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Third quarter sparks Magic, as balance continues to develop

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The Magic used a big third quarter run to get past the Bucks, but also showed signs of more balance developing.

Kim Klement-USA TODAY Sports

Big third quarter opens the game up

Third quarters have consistently been the Orlando Magic's achillies heel this season. The team has come out flat more often than not, struggling to run their offense, while stringing together stops on a consistent basis.

Friday night against the Milwaukee Bucks was a completely different story.

Out of the 15-minute intermission, the Magic looked crisp, running their offense at a high level, while getting after the Bucks on the defensive end. At one point in the quarter, the Magic strung together stops on 11-of-12 possessions, stifling the Bucks every chance that they had.

On the other end, the Magic ran fluidly, finding open shots on many of their possessions. They started the quarter a scalding hot 7-of-8, including 5-of-5 from three. When all the dust settled, they were 13-of-16 in the quarter, and 6-of-6 from beyond the arc.

Moreover, the 37 points the team scored were their most in a quarter all season, and marked just the third time they had scored over 37 points in a third quarter since Dwight Howard left. Needless to say, it was an impressive quarter.

Head coach Scott Skiles said he felt his team was "very sharp" in the second half after some what of a sluggish first half. The former point guard was also pleased with Eflrid Payton's play. "I thought Elfrid was excellent again, I thought he was kind of the key to everything with the defensive pressure," said the first-year Magic coach.

Tobias Harris called the team's offense "beautiful" in the third quarter. "We didn't have a good first half, and we knew that, so we wanted to come out and out biggest emphasis was just out energy; pick up our energy," he said. "We'd make one shot and celebrate like we just won a championship, but it was just that type of vibe out there. We all just kept feeding off of each other, we were able to make threes, get into the lane, kick it out and make the extra pass. That just helped us a ton out there."

Evan Fournier said that the third quarter performance shows just how well the Magic can play when their offense is clicking. Fournier was also pleased with the teams defense in the quarter, saying that they put an emphasis on that end in at the half.

Seeing the third quarter prformance is encouraging, especially considering how the team has played out of the halftime break for much of the season. They're building some consistency with back-to-back wins, and they'll need to build it more out of halftime on Sunday in another highly important game against the Boston Celtics.

Searching for more balance

After making the lineup change prior to Wednesday's game against the New York Knicks, the Magic went the same way on Friday night, as they still look for consistency between their units. The move, which sent Victor Oladipo to the bench and Channing Frye to the starting lineup, has worked out thus far.

Frye's floor spacing has opened the floor up for Elfrid Payton to attack, which has in turn led to Payton putting together two of his better games of the season. The move also frees up Tobias Harris to play his more natural small forward spot, while also opening things up for him around the perimeter.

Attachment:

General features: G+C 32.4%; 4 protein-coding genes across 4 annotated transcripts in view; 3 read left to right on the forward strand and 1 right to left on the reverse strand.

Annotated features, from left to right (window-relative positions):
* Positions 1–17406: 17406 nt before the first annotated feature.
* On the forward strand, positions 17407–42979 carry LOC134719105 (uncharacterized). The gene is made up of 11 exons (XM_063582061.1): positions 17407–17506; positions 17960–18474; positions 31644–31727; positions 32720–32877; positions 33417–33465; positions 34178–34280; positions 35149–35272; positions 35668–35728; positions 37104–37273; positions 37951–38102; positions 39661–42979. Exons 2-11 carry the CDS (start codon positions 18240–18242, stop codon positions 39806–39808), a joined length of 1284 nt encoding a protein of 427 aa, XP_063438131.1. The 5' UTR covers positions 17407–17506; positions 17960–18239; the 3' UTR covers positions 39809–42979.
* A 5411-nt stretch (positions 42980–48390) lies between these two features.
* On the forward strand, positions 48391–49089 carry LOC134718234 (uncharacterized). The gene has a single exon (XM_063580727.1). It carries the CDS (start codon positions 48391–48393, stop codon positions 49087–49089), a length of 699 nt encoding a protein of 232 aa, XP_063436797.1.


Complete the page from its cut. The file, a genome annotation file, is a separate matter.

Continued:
While numbers wise there might not appear to be too much balance -- the starters scored two-thirds of the Magic's 114 points on the night -- the difference between the two units has been staggering.

Oladipo's move has given the bench a lift energy wise, which has allowed them to continue some of their strong play that kept them in games while the starters struggled earlier this season. The move has also, at least appeared, to have made Oladipo more aggressive, with the third-year man relentlessly attacking the defense trying to get to the rim.

Coach Skiles was once again pleased with the balance the move brought. "It happened again tonight," he said. "Victory, I thought again, was very positive, obviously he was driving the ball."

Harris said the move has brought a great balance to the team. "I think it's a great balance and I just think that a guy that doesn't get a lot of credit for [it] is Channing. Channing brings great floor spacing for us and he plays well. I know that I can kick it out to him and we know that we can get open threes to him.

"He just kind of keeps clicking for us and Victor who comes off the bench with energy and a spark. It's an even balance, guys accept their role and that's huge for us. That's what being a good team is about."

Fournier was also complimentary of what Frye brings to the team balance wise. "Bigs aren't used to guarding shooters," he said. "Obviously Channing is a good shooter. He spaces the floor for us, he's always positive and always in a good mood."

The move was criticized by some due to the struggles Frye and starter Nikola Vucevic had together last season. In the scheme that Skiles has employed, the team has been able to get after it on that end, even with those two in the front court.

Orlando's current lineup might not be the same for the rest of the season, but they're aiding the Magic's search for balance, which in turn, is leading to the Magic finding some consistency. Sunday night's game against the Boston Celtics will be another huge one for the Magic, and another chance to show their improved balance, and consistency.